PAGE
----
Wednesday, April 27, 2011

Going public

This week is National Infertility Awareness Week and I've been trying to figure out how to support the cause and take some sort of action, because infertility is, quite frankly a serious pain in the ass (figuratively in all the time and monetary aspects and literally considering the giant butt bruises that I have from the shots).   What I realized is that a few weeks ago at my fertility yoga class, we were ranting about how all these celebrities that are obviously having fertility treatments to start off their families at the age of 40 and raking in the twins don't ever speak up. As much as I wish they didn't need to, there is a little power in being a celebrity that means that they can get people to listen. The problem is that for them $15,000 treatments are a drop in the bucket, so it doesn't seem like an issue that needs to be spoken for, it's just something you do when you want to have a family and your eggs are melting away before your eyes. The part I realized when I was thinking about what I could do is why should it be them that speak up when I don't even tell some of the people that I'm closest to.

So I've decided I'm going public with our struggle, well at least a little public, I'm going to share the link to this blog with the majority of my e-mail list and encourage them and you to pass it on. Those of your who are friends or followers feel free to share my story because: 

  • Inferility affects 7.3 million people in the U.S. (1 in 8 couples or 12% of the women of childbearing age) (2002 National Survey of Family Growth)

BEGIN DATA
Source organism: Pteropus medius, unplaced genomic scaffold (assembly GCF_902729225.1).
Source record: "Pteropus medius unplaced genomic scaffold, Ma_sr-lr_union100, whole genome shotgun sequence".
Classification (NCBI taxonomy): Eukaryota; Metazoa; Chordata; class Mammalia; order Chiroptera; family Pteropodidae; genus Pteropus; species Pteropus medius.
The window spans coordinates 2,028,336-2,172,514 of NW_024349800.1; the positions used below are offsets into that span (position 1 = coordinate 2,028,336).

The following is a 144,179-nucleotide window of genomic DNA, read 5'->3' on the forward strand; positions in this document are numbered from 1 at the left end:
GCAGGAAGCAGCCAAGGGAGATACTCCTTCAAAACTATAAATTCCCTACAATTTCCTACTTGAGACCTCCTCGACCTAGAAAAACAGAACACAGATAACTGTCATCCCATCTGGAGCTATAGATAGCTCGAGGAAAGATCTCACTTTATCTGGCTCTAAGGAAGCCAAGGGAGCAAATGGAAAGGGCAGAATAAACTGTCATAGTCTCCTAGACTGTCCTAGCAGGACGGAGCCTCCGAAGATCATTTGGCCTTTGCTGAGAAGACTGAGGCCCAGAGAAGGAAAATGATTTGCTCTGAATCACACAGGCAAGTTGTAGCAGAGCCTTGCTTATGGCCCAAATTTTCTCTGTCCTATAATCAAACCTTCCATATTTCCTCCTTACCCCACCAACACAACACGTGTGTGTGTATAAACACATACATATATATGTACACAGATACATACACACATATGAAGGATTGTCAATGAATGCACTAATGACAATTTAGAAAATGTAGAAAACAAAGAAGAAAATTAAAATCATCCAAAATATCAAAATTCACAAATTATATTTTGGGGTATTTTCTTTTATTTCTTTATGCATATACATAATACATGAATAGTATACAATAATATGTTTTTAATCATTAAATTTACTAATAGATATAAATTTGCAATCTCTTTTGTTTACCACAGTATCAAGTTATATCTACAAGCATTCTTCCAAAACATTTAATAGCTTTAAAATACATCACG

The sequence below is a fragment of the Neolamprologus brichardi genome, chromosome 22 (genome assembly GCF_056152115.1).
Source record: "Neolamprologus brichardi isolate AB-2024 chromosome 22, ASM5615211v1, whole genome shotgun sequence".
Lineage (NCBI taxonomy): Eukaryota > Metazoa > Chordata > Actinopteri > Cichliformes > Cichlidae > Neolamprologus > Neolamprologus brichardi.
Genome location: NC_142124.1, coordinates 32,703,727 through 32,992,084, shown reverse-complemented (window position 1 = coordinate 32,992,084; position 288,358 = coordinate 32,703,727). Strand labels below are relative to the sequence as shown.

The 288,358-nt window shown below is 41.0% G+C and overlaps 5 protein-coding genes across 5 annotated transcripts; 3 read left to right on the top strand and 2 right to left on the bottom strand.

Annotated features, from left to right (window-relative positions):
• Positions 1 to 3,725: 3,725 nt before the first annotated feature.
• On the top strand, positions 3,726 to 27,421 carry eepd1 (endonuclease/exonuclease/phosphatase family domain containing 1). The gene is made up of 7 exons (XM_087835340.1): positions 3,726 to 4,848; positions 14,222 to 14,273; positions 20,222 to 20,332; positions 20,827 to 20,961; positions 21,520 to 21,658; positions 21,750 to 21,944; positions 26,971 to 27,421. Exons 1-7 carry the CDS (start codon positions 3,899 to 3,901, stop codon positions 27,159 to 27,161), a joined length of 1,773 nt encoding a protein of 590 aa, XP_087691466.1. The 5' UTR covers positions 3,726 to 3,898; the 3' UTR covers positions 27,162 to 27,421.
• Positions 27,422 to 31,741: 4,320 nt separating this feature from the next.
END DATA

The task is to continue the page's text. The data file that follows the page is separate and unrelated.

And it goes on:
• Only 15 States have passed laws to require insurance companies to cover at least some level of fertility treatments, Minnesota is not one of them. 
  • Offering a comprehensive infertility treatment benefit with appropriate utilization controls may actually reduce costs and improve outcomes by eliminating the inappropriate use of costly covered procedures and allowing specialists to use the most effective, efficient treatment for a specific type of infertility. (Infertility As A Covered Benefit, William M. Mercer, 1997
The only thing that I ask if you pass this on is that you don't link straight to it on Facebook, please share via e-mail. So that's what I mean by going 'a little' public, I'll see when we feel ready to share with the facebook world, but for now I'm going to take action by spreading my story in a slightly less in your face manner. For  further facts about infertility go  to and for my last side note, you will notice that until today I have also spoken of "fertility challenges" rather than "infertility" and this will be the one and only post that you see me use the "i" word in simply because that's what the special week is called. 

1 comment:

  1. I LOVE it that you look at all of this as a "fertility challenge" Ariane and not the "i" word. The "i" word scares me to death but then I think off all of the people I know that were diagnosed as such and yet were still able to conceive and carry babies of their own with the help of IUI/IVF treatments. And then there are some that chose to go the adoption route. Regardless, of the way you become parents, I know you and Marty are going to be an awesome mom and dad. And when that time comes, the parenting role will have a whole new set of challenges for you. :)